To the water hole

Today I walked to the spring with my cat. The thing about going for a walk with a cat is, you’re really only going to get to go where the cat wants to go, unless you’re okay with losing your cat. So although there is a beaten path between the caravan and the well, I ended up bushwhacking, getting slapped in the face by branches and slipping in the mud while my cat slunk through the underbrush, making his own path, awed as he is to be in “the wild.”

It’s usually only a five minute journey, but after about twenty, we were still spiralling our way there, me a few yards ahead, pausing every few seconds to make sure he was still coming along, waiting as he sat down to clean his normally white paws each time he stepped in a puddle.

As I filled four jugs of water, he laid down on a patch of moss and I guess he liked it there, because he was not prepared to move, no matter what tactics I tried to lure him back in the direction of the caravan when I had finished filling. Cats.

It’s slow living, being in the woods. This morning I bumped into Francis on my walk. He needed a hand cleaning one of the sap tanks, now that sugar season is done. So I found myself inside a big metal vat, scrubbing and rinsing with creek water, which he handed down through the hatch in a bucket. Why not?

I continued on my way, following the rapraprap of a woodpecker, but was sidetracked by a small pond. Frogs dove for cover as I approached, and from the edge I could see hundreds of eggs, clinging to sticks, the edge of the pool, or just floating in gooey clumps. I’ll have to remember to go back tomorrow.

Found some feathers, saw a deer, spotted the woodpecker, sat in a field, wandered back, drank some flat beer. And it’s not over yet.

It’s been a week since I moved to a hundred acre maple forest in rural Quebec. First it was was chop wood, stay warm. Boil tea, stay warm. Bury myself in blankets, stay warm. Try to embrace the cold while my bare ass hits the seat of the outhouse first thing in the morning, then light the stove to stay warm. But the rhythm has changed, since the sun came out. I now have an outdoor kitchen, with a two burner cookstove, a jug of water, and two basins for washing dishes. I have a solar shower hanging from a tree, behind an old white curtain, the result of which is finally clean hair. I slung my hammock between some birch trees, and can read in the sun while my cat snuffles around, following deer trails here and there only to zoom back at top speed at the slightest sound of anything.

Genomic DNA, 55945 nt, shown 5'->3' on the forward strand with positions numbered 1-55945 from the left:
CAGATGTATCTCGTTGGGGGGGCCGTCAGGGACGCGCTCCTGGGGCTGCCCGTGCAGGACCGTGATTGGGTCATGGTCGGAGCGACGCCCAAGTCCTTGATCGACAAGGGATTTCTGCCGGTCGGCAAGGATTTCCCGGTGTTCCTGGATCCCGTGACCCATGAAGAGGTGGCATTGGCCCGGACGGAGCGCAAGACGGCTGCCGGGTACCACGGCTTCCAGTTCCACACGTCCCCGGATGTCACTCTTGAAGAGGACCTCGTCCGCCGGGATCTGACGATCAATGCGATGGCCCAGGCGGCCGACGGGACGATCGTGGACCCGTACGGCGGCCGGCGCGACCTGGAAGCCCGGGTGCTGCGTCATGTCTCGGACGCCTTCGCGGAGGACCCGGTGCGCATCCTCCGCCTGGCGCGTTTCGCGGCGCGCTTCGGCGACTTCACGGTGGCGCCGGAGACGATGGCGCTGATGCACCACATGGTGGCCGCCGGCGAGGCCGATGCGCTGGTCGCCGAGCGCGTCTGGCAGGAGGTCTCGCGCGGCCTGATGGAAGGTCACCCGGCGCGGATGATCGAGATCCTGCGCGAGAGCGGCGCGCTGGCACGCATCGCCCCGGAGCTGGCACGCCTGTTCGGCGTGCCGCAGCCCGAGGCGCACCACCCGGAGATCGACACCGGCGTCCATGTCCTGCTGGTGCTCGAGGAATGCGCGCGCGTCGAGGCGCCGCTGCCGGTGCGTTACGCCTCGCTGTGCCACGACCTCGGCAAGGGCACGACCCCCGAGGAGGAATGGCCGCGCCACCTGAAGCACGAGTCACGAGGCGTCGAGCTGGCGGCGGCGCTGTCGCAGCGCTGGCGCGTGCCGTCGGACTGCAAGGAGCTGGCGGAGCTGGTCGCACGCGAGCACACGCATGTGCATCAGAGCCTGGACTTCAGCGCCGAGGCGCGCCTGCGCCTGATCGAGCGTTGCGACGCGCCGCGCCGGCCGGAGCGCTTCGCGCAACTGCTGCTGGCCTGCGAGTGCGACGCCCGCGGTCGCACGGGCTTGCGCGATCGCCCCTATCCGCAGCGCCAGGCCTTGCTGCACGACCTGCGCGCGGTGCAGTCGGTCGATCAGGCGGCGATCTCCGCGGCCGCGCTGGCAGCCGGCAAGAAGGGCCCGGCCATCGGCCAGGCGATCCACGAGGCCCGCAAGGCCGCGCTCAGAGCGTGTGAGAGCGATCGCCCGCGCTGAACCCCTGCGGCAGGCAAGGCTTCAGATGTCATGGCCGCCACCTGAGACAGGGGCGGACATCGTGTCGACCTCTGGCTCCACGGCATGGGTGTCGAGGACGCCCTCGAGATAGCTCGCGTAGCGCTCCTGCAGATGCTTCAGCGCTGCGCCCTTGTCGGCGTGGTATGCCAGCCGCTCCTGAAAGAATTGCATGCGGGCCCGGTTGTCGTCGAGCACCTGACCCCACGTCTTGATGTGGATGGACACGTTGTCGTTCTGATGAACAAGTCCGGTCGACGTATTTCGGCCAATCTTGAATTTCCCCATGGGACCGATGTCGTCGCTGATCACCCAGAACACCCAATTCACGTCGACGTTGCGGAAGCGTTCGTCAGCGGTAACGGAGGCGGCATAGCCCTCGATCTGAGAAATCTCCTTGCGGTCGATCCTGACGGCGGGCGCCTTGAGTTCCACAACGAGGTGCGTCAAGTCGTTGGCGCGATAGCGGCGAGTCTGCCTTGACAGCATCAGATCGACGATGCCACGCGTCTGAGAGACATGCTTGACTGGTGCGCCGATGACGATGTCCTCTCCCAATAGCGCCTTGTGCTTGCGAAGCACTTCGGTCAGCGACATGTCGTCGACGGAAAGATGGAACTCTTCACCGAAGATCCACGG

At night, sometimes we sit by the fire up at the camp drinking gin and sugar water, boiling the last of the sap under the stars, or sometimes I curl up with a book by the light of my borrowed oil lamp. I can no longer see my cat’s breath when he meows for food in the morning. Coltsfoot are pushing up through the soil, turning their sunny yellow faces towards the April sun. My laundry, washed in a bucket early this morning, flaps in the breeze.

The other day I was sitting on a patch of moss, my cat beside me watching the dust trails in the sun, slanting through the trees in that golden, late-afternoon kind of way, and I had that feeling, that everything is so strange. It’s so strange, to be here on my own, when a month ago I was paying three dollars for laundry in an apartment with gleaming hardwood floors and original light fixtures. So strange that my legs are sore from riding horses in the woods, my shoulders sore from hauling buckets of sap, but that I’m finally sleeping well. I feel optimistic, that someday I’ll find my little place in the world. It’s not here, soon it will be time to move on. But it’s somewhere, near water, and it will have trees and fires and bookshelves and oil lamps, and I’ll see see the stars at night, and dig in the dirt in the day…

“… beauty and grace are performed whether or not we will or sense them. The least we can do is try to be there.“ – Annie Dillard, Pilgrim at Tinker Creek.


My best friend gave me

all her “women” for my journey.

A big stack of poetry collections,

to work through in the tearful nights,

building strength as I build endless fires,

for the endless cold.

I dog-eared a few pages,

and made notes in margins,